5. The first thing we need to do before we can actually build the setup in Jira and Confluence is to define the tools. What should be done in what tool. We also need to define how we will use the tools based on what need we have. This may sound easy, but it is actually a bit trickier than it sounds and it's the source of many failures when using Jira especially. Who are we building for? In our example we will build a setup based on a development team. It is a traditional team that tries to adopt some agile methodologies. The company is medium sized with dozens of teams distributed in several countries where waterfall methodologies are still the norm. Most development happen in projects, which cause some overlap, but overall this get done even if it is not always easy. Requirements have decent quality, but varies greatly between teams and most work process related changes are driven by management and test. In short it is a pretty common situation for many companies. There are some challenges, but the organization is moving towards a more agile and uniform way of working. There is a struggle over control and visibility because the teams want more freedom and the managers still want to feel that they have the control because they are still a bit to far away from the teams. The Areas of Responsibility In order to see what tool is best suited for what task, then we need to identify who do what. We start this by breaking down areas of responsibility so we know what areas we hand over responsibility to. In our setup we identify the following areas: Business - This is where the need originates from. This is actually a whole process in itself, but we just consider the output as a responsibility area. This is represented by the Product Owner. Requirement - This is where the need is defined and translated to actionable information for the development team. We include design (UI/UX), technical design and non-functional requirements such as legal as part of this area as well. This is because they are supporting the requirement process. Development - This is where the need is realized in the form of code. Test - This is where we ensure the development have good quality. Acceptance - This is where business ensure that the need has been fulfilled. Doing so also conclude the legal agreement between business and development. Deployment - This is where the need is made available to the end users. Support - This is where feedback related to the need is managed. Since we are building in Jira and Confluence all of these areas are not going to be represented due to the limitations and capabilities in those tools. In order to identify the best tool for the job, we identify the need for each area. Business - Jira Align This is a big area that are actually made up of multiple processes. In this area we need to be able to organize people, money and resources into initiatives that span the whole company. We need to follow up and see when cross initiatives have issues in order to mitigate.This area do not just deal with IT, but include things like marketing, product development, human resources and so on. Jira and Confluence are not a good match for this area. Instead portfolio tools such as Jira Align or Portfolio for Jira are better choices. Requirement - Confluence This area work with documentation to break down a need into actionable items. Design is delivered in multiple versions and file formats. Technical design include flow charts and tabled specification of data. Legal and non-functional requirements are usually global so wee need to be able to link in from other locations. We also want to prioritize work, add estimations on multiple levels and eventually create work orders that can be traced back to the original need. Since a requirement is both a translation of a need to actionable task and a legal agreement on what need to be done, we need to be able to control the requirement. This means that we need both version control to identify changes and the possibility to restrict editing when agreed upon. We will use Confluence for this area for the final documentation. We will also use Jira as an optional tool to drive the requirement forward until it is ready to be locked down in Confluence. Development - Jira This area work with code where they need to have tasks on what to do. This task is actually the work order and as such it must be connected all the way to the need. This area also need to connect the work with the code in order to trace work to code packages. We need the ability to assign work so someone is responsible to fulfill the need. We want to see what is ready to be worked on and if the code package is ready to be deployed. This means that we need to be able to see other areas as well in a workflow. For this purpose we use Jira and connect to the requirements in Confluence. The Development team will also use Bitbucket to manage their code. Test - Jira Add-On This area work with making sure that the code we produce are in accordance with the requirement and that it has good quality. We need to be able to create test cases for what to test and then a way to connect to series of test. These must be reusable so we can use them to make the same tests multiple times. We need a good way to report when something is not working so we can bring that back to the development team to be fixed. We need a way to get reports on progress and result of the tests. Jira and Confluence does not support this fully, so we will add an Add-On for this to extend that capability and connect it to the development tasks. Acceptance - Jira Add-On This area work with making sure that the need is fulfilled. It is testing in the same manner that the test area, but on a different level and with a different responsible group. We will use the same setup as for Test with the same Jira Add-On, but connect to the requirements instead of the development tasks. Deployment - Bamboo This area work with making sure that the code packages created by Development are moved to the different environments. In order to do this they need a way to deliver code between the environments. This in not something that we can do in Jira or Confluence. Instead a tool like Bamboo will be used. We will however use the Release feature in Jira to connect the code base with the deploys for traceability. We will also use Confluence to document deployments to production for traceability. Support - Jira Service Desk This area work with supporting the code that is available in production. This require the ability to manage incoming support requests, identifying resolutions and when needed create work tasks for different teams. Continuous communication with the reporter is a must and there should also be a way to resolve repeating requests to reduce duplicated requests. For this Jira and Confluence is not fully what we need. Jira Service Desk is a better option for this. As we can see from this our setup for Confluence and Jira will support Requirement, Development, Test and Acceptance. We will connect with Deployment as well, but the full capability will not be in our setup. Now that we know what we are going to support, then it is time to start looking at what work we actually do in each area so we can define the issue types. This we will go over in our next article: Setup Jira and Confluence for success - Part 2: Defining Jira Issue Types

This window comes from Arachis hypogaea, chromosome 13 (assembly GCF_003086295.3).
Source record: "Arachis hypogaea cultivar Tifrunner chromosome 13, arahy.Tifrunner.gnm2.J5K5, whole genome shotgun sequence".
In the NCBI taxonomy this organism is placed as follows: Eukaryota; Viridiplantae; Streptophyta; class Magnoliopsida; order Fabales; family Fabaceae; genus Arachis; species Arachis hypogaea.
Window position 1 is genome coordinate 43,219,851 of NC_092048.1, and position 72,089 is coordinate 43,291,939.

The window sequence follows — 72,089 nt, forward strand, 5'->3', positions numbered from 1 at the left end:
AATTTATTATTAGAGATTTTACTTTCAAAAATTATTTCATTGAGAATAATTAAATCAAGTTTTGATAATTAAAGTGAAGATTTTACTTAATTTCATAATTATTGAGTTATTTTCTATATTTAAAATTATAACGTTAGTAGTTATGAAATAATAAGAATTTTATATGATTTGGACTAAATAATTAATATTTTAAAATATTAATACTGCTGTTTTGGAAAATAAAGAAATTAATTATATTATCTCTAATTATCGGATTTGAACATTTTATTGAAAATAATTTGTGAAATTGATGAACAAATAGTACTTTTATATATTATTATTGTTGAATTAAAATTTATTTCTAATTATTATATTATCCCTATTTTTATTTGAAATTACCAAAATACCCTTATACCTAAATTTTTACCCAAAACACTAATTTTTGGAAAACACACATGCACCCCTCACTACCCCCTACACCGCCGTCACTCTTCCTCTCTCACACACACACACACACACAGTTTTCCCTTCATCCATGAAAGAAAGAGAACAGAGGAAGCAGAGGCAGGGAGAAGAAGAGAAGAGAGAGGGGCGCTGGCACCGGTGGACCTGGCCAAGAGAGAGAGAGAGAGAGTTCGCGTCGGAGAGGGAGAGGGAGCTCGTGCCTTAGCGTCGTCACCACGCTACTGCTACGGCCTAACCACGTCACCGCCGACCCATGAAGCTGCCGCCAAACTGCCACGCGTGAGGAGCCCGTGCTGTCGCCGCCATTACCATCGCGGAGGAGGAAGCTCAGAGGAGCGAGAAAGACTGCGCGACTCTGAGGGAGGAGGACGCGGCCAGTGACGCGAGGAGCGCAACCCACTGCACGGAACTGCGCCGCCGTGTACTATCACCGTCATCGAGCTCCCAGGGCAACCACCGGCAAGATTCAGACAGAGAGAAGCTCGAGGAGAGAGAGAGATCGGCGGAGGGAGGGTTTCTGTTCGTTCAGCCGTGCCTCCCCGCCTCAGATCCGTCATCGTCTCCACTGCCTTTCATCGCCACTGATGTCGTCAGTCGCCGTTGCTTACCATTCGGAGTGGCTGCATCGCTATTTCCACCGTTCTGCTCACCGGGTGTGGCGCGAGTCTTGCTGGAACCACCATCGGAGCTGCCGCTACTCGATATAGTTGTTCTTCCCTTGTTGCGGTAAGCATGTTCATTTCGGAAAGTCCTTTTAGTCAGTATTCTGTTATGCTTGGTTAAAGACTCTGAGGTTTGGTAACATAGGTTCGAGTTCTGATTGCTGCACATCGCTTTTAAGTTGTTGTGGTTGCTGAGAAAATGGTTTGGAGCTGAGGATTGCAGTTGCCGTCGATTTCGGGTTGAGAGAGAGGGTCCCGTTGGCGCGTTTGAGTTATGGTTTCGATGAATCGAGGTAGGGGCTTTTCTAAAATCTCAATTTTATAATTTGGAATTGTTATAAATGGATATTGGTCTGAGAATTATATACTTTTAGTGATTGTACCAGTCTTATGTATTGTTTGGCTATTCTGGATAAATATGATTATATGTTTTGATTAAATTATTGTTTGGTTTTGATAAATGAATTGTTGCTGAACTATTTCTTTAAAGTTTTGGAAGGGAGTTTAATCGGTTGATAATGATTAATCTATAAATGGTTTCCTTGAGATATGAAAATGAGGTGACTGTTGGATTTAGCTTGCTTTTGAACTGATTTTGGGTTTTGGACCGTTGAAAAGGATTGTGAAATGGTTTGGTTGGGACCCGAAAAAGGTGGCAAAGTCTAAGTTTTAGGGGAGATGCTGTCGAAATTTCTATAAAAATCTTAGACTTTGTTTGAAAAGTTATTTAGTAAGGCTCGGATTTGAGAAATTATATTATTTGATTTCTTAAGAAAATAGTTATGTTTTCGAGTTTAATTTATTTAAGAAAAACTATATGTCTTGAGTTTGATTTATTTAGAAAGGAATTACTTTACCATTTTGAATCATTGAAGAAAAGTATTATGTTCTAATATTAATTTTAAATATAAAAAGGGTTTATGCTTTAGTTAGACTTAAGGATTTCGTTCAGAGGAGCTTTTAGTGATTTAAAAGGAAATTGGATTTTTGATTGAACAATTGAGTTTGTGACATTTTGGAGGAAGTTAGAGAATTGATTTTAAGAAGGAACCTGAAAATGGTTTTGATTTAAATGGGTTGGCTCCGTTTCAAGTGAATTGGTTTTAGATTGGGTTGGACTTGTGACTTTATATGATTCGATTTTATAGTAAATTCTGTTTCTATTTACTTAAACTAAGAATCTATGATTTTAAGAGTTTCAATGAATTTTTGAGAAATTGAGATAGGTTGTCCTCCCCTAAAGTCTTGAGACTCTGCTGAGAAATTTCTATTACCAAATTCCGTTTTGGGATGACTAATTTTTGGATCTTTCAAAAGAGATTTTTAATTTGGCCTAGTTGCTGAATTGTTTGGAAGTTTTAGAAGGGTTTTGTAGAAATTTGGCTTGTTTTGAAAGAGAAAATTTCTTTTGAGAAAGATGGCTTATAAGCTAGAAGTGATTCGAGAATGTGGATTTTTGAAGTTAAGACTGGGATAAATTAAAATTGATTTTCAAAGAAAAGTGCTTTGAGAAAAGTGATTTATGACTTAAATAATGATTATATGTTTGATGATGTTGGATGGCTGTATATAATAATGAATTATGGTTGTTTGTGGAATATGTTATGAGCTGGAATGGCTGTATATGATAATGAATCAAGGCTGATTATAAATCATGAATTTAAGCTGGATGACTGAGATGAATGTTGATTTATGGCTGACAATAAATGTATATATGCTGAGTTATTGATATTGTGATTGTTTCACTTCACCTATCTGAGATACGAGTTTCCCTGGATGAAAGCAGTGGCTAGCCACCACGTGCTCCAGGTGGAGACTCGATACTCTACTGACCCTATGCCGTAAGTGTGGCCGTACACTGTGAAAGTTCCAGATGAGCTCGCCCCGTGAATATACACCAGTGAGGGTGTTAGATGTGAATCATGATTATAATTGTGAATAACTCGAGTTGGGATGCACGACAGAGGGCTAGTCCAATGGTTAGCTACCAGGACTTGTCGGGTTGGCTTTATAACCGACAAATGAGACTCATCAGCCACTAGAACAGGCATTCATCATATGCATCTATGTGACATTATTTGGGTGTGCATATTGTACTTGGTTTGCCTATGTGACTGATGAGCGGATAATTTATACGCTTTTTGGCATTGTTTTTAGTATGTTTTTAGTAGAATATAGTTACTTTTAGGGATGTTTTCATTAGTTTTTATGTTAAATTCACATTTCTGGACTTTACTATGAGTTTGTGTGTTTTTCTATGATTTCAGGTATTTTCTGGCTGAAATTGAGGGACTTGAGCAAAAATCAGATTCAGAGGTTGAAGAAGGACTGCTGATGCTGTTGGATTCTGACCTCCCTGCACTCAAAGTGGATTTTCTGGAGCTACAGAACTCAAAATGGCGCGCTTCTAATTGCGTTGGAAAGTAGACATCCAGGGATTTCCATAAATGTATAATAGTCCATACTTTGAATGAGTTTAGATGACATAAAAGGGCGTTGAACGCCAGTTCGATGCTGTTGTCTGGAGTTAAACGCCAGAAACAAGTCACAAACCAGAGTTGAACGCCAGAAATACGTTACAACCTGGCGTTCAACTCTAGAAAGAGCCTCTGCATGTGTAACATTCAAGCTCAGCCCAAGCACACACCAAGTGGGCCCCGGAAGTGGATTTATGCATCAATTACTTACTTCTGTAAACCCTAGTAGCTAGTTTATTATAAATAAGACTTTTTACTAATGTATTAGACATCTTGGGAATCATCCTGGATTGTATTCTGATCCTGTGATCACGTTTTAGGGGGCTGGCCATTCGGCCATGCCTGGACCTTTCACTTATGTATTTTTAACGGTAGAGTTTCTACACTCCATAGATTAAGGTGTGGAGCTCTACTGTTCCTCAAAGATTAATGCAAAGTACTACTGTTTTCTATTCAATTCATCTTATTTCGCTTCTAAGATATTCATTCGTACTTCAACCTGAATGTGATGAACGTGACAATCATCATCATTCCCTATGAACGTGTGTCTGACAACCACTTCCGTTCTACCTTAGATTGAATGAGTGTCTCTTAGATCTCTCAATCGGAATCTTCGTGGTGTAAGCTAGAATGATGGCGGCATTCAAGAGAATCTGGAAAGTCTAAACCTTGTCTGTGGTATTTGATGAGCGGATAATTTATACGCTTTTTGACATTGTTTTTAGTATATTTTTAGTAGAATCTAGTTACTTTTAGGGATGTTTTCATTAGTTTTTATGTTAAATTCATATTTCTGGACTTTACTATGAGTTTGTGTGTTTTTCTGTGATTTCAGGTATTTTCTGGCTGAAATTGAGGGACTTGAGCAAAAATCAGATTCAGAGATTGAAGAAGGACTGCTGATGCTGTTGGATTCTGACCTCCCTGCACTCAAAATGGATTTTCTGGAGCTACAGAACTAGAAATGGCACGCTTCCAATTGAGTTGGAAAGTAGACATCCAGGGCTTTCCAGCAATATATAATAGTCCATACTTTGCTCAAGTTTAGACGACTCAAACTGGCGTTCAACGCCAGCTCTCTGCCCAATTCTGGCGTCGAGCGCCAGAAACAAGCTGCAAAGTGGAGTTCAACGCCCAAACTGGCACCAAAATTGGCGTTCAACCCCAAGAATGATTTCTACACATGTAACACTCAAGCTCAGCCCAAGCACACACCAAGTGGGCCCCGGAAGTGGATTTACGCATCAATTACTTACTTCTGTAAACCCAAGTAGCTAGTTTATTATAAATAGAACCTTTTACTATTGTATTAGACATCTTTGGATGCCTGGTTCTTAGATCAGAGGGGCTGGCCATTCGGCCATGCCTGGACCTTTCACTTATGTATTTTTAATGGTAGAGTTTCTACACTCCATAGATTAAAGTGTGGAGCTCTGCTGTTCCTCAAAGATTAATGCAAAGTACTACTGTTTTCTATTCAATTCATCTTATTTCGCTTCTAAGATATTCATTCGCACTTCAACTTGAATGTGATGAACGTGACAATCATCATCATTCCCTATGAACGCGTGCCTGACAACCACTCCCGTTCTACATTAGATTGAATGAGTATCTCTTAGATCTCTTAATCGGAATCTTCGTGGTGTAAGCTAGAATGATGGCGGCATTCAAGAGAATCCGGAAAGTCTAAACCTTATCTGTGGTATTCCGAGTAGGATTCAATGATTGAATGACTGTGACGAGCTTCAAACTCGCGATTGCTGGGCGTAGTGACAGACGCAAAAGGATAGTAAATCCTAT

6. I often get questions on how I think the best setup for Jira and Confluence should look when I meet organizations. Because of that I will make a series of posts about this where I setup Jira and Confluence from scratch. This will include not just how I do things, but also the thought behind it. I hope you will find this useful for setting up your own setup in Jira and Confluence. This series will be divided into several parts. This is because adding every step in a single post would make for a very long blog post. Dividing into a series also make it easier for you to look at specific parts that is most interesting for you at the moment. The parts that I have in mind could change as I write the series, but at the moment the plan is this: Part 1: Defining the tools Part 2: Defining Jira Issue Types Part 3: Defining Jira Issue workflows Part 4: Defining Jira Screens & Custom fields Part 5: Defining Jira security & access Part 6: Defining Confluence Information Structure Part 7: Defining Confluence Requirement Templates Part 8: Defining Confluence Design Templates With the setup completed in Jira and Confluence I will probably add a second series called "Work processes in Confluence & Jira - From Need to Deploy" where we go through how to use the setup from a practical point of view. It will be a more generic process so it can be used in any methodology with some minor tweaks. If anyone want I could also add a post about how to use the power of Jira and Confluence for programmers without ever leaving your IDE. Is there anything you miss from this series that you feel I should add? View full article